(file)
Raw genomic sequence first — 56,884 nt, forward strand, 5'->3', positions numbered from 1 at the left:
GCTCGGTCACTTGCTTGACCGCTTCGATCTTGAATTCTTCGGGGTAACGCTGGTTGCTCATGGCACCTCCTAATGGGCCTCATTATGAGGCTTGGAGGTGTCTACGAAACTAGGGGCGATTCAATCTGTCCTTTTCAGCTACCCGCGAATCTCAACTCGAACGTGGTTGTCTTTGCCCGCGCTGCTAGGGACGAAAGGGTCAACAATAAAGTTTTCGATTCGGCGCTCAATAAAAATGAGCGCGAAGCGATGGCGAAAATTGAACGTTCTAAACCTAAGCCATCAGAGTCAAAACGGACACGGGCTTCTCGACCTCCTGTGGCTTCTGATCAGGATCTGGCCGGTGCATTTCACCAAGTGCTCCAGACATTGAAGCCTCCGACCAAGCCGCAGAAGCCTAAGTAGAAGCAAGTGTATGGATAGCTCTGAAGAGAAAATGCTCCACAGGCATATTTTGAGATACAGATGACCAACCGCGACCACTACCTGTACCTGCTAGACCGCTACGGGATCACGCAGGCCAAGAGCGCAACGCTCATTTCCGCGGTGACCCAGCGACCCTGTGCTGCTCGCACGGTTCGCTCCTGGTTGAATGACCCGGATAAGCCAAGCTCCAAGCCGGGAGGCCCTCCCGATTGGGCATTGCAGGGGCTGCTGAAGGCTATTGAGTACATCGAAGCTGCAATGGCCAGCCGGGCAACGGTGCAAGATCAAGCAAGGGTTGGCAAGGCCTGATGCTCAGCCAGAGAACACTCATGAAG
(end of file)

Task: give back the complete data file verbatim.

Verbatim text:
Raw genomic sequence first — 56,884 nt, forward strand, 5'->3', positions numbered from 1 at the left:
GCTCGGTCACTTGCTTGACCGCTTCGATCTTGAATTCTTCGGGGTAACGCTGGTTGCTCATGGCACCTCCTAATGGGCCTCATTATGAGGCTTGGAGGTGTCTACGAAACTAGGGGCGATTCAATCTGTCCTTTTCAGCTACCCGCGAATCTCAACTCGAACGTGGTTGTCTTTGCCCGCGCTGCTAGGGACGAAAGGGTCAACAATAAAGTTTTCGATTCGGCGCTCAATAAAAATGAGCGCGAAGCGATGGCGAAAATTGAACGTTCTAAACCTAAGCCATCAGAGTCAAAACGGACACGGGCTTCTCGACCTCCTGTGGCTTCTGATCAGGATCTGGCCGGTGCATTTCACCAAGTGCTCCAGACATTGAAGCCTCCGACCAAGCCGCAGAAGCCTAAGTAGAAGCAAGTGTATGGATAGCTCTGAAGAGAAAATGCTCCACAGGCATATTTTGAGATACAGATGACCAACCGCGACCACTACCTGTACCTGCTAGACCGCTACGGGATCACGCAGGCCAAGAGCGCAACGCTCATTTCCGCGGTGACCCAGCGACCCTGTGCTGCTCGCACGGTTCGCTCCTGGTTGAATGACCCGGATAAGCCAAGCTCCAAGCCGGGAGGCCCTCCCGATTGGGCATTGCAGGGGCTGCTGAAGGCTATTGAGTACATCGAAGCTGCAATGGCCAGCCGGGCAACGGTGCAAGATCAAGCAAGGGTTGGCAAGGCCTGATGCTCAGCCAGAGAACACTCATGAAG